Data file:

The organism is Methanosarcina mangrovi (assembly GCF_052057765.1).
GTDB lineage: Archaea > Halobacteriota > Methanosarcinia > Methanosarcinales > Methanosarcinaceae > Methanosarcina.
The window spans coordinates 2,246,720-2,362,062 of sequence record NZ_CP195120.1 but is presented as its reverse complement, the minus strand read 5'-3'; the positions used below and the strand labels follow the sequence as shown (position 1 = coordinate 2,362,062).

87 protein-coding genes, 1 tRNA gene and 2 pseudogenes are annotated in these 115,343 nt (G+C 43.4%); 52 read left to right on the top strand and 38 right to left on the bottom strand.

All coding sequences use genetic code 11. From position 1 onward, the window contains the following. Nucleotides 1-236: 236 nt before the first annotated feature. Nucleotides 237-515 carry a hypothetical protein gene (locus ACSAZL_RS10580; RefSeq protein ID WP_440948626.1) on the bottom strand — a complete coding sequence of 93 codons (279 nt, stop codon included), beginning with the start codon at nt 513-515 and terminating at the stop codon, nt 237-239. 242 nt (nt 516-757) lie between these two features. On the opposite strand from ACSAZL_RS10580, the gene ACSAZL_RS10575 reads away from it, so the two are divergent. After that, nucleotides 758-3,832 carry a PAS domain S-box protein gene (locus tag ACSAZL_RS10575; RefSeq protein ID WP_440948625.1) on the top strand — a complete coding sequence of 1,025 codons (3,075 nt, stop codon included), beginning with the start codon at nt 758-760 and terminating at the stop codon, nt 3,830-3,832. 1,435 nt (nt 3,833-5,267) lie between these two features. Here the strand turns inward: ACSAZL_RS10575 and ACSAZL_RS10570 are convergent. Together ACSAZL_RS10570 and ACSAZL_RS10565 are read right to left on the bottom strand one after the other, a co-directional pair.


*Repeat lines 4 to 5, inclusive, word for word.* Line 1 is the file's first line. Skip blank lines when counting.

87 protein-coding genes, 1 tRNA gene and 2 pseudogenes are annotated in these 115,343 nt (G+C 43.4%); 52 read left to right on the top strand and 38 right to left on the bottom strand.

All coding sequences use genetic code 11. From position 1 onward, the window contains the following. Nucleotides 1-236: 236 nt before the first annotated feature. Nucleotides 237-515 carry a hypothetical protein gene (locus ACSAZL_RS10580; RefSeq protein ID WP_440948626.1) on the bottom strand — a complete coding sequence of 93 codons (279 nt, stop codon included), beginning with the start codon at nt 513-515 and terminating at the stop codon, nt 237-239. 242 nt (nt 516-757) lie between these two features. On the opposite strand from ACSAZL_RS10580, the gene ACSAZL_RS10575 reads away from it, so the two are divergent. After that, nucleotides 758-3,832 carry a PAS domain S-box protein gene (locus tag ACSAZL_RS10575; RefSeq protein ID WP_440948625.1) on the top strand — a complete coding sequence of 1,025 codons (3,075 nt, stop codon included), beginning with the start codon at nt 758-760 and terminating at the stop codon, nt 3,830-3,832. 1,435 nt (nt 3,833-5,267) lie between these two features. Here the strand turns inward: ACSAZL_RS10575 and ACSAZL_RS10570 are convergent. Together ACSAZL_RS10570 and ACSAZL_RS10565 are read right to left on the bottom strand one after the other, a co-directional pair.